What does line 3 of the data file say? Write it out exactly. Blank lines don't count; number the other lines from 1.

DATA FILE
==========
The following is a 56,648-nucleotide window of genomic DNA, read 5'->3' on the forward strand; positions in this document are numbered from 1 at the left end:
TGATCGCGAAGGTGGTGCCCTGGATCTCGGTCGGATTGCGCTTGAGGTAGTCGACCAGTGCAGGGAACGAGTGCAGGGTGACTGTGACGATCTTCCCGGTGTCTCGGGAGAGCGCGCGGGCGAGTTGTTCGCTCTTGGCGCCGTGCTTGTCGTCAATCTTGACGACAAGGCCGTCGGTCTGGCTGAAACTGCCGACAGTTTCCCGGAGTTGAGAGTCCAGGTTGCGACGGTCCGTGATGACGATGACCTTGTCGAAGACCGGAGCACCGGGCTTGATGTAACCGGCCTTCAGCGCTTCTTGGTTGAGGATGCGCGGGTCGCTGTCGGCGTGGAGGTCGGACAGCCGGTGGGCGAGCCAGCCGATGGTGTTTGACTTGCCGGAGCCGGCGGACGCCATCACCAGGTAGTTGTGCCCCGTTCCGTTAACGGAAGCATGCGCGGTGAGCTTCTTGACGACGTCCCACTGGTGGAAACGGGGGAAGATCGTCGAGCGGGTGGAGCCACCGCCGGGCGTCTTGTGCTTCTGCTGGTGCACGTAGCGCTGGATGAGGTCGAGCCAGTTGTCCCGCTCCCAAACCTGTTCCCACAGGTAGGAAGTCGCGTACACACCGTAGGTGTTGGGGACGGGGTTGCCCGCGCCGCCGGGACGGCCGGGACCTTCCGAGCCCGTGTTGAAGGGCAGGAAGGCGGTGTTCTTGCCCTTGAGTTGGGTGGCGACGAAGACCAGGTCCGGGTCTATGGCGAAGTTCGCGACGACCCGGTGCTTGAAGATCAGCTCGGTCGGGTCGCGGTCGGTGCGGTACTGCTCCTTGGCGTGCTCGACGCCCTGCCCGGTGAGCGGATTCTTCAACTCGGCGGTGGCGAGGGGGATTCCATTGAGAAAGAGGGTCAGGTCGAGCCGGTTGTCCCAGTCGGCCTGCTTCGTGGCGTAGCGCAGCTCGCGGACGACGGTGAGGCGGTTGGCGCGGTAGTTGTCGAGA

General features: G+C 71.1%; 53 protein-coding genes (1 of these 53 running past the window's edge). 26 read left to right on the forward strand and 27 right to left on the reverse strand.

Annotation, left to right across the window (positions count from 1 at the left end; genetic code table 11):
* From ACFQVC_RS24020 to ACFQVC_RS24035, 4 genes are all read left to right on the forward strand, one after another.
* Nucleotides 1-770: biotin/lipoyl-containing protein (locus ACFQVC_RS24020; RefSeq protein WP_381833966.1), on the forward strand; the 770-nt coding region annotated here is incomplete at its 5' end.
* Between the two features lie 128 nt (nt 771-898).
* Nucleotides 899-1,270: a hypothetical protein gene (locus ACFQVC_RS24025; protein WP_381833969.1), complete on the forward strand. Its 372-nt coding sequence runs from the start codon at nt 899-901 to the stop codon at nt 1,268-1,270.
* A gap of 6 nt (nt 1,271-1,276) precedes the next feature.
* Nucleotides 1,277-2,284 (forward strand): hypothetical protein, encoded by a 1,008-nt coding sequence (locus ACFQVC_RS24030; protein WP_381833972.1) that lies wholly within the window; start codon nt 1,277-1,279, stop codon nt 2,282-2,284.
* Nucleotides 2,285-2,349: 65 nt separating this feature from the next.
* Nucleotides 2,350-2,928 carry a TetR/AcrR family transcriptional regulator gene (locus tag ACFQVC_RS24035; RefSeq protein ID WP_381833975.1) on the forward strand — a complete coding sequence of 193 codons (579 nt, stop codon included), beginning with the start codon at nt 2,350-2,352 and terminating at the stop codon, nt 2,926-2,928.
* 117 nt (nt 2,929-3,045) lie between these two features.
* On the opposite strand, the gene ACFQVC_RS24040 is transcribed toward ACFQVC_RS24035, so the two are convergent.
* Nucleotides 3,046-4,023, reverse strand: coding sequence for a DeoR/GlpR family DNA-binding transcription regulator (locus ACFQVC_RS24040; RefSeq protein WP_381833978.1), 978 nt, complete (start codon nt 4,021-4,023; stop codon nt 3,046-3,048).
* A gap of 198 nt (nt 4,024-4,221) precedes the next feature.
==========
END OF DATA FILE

General features: G+C 71.1%; 53 protein-coding genes (1 of these 53 running past the window's edge). 26 read left to right on the forward strand and 27 right to left on the reverse strand.